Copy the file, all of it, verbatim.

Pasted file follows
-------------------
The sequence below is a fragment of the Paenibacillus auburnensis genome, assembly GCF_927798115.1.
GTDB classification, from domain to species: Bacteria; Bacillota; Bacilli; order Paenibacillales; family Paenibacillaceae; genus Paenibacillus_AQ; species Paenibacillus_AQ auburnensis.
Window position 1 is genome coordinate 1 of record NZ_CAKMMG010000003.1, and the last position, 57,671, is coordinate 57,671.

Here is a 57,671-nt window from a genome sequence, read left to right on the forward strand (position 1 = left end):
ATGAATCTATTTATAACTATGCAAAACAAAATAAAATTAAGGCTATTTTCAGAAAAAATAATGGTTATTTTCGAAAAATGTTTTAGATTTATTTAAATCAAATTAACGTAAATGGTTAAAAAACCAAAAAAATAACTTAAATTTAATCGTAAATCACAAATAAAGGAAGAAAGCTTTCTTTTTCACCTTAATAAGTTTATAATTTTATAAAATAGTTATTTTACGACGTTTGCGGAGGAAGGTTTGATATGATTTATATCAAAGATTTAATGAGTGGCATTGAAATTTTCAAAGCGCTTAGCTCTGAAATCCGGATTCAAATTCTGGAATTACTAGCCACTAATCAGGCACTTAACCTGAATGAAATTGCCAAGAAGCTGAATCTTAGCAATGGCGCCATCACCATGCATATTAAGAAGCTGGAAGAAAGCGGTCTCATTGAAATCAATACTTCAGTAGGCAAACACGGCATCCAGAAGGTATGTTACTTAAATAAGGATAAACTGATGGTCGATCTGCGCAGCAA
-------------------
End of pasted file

The sequence below is a fragment of the Paenibacillus auburnensis genome, assembly GCF_927798115.1.
GTDB classification, from domain to species: Bacteria; Bacillota; Bacilli; order Paenibacillales; family Paenibacillaceae; genus Paenibacillus_AQ; species Paenibacillus_AQ auburnensis.
Window position 1 is genome coordinate 1 of record NZ_CAKMMG010000003.1, and the last position, 57,671, is coordinate 57,671.

Here is a 57,671-nt window from a genome sequence, read left to right on the forward strand (position 1 = left end):
ATGAATCTATTTATAACTATGCAAAACAAAATAAAATTAAGGCTATTTTCAGAAAAAATAATGGTTATTTTCGAAAAATGTTTTAGATTTATTTAAATCAAATTAACGTAAATGGTTAAAAAACCAAAAAAATAACTTAAATTTAATCGTAAATCACAAATAAAGGAAGAAAGCTTTCTTTTTCACCTTAATAAGTTTATAATTTTATAAAATAGTTATTTTACGACGTTTGCGGAGGAAGGTTTGATATGATTTATATCAAAGATTTAATGAGTGGCATTGAAATTTTCAAAGCGCTTAGCTCTGAAATCCGGATTCAAATTCTGGAATTACTAGCCACTAATCAGGCACTTAACCTGAATGAAATTGCCAAGAAGCTGAATCTTAGCAATGGCGCCATCACCATGCATATTAAGAAGCTGGAAGAAAGCGGTCTCATTGAAATCAATACTTCAGTAGGCAAACACGGCATCCAGAAGGTATGTTACTTAAATAAGGATAAACTGATGGTCGATCTGCGCAGCAA